NEW YORK — From late-night comedy shows to cable news interviews, free media exposure has proved influential in defining the Republican presidential candidates and setting the dynamics of the primary race, especially for lower-tier hopefuls lacking cash for TV ads.
The turn toward free media, and Twitter, too, may have come at the expense of traditional campaigning. It also raises the chances that a moment of fuzzy thinking or a verbal gaffe will haunt a candidate in the YouTube world.
"It's smart, especially for those who don't have much money," American University political communications professor Leonard Steinhorn says. "But there's also a reality show quality to it all, with the kind of visual moments people don't forget."
There have been many such moments.
During one debate, Texas Gov. Rick Perry couldn't remember the third of three agencies he wants to eliminate as president. A video of a Wisconsin newspaper editorial board session showed Herman Cain struggling to answer questions about Libya; the display of unpreparedness helped speed his exit from the race.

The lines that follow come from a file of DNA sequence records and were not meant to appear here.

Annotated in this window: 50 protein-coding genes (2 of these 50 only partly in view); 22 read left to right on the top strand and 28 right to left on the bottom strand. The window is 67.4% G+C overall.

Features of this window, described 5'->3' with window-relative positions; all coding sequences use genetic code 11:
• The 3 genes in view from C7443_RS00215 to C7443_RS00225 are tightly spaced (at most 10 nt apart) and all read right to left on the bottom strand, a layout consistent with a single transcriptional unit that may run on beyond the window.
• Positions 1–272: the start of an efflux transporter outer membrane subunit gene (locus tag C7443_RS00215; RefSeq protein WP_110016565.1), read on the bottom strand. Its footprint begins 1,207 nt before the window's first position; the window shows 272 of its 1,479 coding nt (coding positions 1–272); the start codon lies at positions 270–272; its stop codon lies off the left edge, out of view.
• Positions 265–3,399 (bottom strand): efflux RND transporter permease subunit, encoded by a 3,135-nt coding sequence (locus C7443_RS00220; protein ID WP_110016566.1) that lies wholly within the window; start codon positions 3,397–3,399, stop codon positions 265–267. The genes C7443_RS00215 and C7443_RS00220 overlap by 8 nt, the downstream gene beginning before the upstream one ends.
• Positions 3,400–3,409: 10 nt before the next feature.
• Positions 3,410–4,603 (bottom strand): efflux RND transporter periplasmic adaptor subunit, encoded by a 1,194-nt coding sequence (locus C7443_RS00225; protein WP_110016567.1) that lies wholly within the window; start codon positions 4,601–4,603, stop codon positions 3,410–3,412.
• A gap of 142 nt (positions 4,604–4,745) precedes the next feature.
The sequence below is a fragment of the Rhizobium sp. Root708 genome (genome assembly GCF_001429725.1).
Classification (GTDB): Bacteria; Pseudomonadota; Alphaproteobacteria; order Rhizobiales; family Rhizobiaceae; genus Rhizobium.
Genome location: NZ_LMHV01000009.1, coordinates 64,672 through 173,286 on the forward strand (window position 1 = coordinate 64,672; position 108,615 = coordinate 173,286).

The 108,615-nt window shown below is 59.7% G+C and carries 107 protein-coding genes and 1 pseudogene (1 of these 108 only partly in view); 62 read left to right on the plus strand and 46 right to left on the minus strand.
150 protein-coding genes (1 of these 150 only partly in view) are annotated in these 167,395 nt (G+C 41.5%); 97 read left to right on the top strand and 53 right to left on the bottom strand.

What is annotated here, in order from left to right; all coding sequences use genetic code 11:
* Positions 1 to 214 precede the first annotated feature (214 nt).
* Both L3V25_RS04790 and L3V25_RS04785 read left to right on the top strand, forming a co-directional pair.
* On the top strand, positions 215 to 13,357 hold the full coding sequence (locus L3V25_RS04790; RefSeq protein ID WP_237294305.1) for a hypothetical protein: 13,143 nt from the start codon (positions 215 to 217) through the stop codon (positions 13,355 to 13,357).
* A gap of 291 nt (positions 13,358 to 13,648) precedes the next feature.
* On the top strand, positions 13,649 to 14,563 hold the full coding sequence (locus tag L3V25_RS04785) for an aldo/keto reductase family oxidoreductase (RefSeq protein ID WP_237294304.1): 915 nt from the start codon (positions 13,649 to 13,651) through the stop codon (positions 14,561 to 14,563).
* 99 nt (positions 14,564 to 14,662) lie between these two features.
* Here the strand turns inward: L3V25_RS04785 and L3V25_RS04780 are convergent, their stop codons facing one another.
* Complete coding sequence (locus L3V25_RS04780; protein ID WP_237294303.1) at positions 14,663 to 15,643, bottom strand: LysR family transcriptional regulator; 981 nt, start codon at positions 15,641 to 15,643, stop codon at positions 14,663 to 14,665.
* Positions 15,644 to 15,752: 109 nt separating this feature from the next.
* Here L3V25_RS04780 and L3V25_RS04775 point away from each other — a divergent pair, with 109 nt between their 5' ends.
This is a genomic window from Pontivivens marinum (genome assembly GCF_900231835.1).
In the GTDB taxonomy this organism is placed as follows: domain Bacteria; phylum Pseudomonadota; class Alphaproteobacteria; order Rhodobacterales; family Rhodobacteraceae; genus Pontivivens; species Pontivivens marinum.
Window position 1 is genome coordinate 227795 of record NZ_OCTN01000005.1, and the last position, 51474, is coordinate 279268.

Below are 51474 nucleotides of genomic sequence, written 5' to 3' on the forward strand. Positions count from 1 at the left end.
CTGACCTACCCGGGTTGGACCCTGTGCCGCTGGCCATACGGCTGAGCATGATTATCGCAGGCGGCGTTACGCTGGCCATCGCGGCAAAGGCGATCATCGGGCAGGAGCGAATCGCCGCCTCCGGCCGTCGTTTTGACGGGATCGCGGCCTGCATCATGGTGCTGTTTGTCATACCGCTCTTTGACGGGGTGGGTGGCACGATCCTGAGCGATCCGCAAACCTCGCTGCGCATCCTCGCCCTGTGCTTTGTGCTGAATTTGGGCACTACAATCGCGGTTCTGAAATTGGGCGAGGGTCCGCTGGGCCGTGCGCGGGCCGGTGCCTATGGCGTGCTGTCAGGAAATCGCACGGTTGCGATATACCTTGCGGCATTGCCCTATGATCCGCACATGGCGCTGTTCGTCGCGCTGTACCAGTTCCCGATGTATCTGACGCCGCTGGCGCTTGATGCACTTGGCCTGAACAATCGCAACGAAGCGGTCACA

Fox News has been the go-to venue for the candidates. Six of them attended a forum hosted by Mike Huckabee last weekend and were questioned by three Republican state attorneys general. Cain made regular appearances to defend himself against allegations of sexual impropriety; his wife, Gloria, did her sole campaign interview with Fox.
Sunday morning shows have also drawn frequent appearances from the candidates. Several candidates were booked today: Texas Rep. Ron Paul on NBC's Meet the Press, Michele Bachmann on CBS's Face the Nation, Perry on Fox News Sunday and former Utah Gov. Jon Huntsman on This Week on ABC.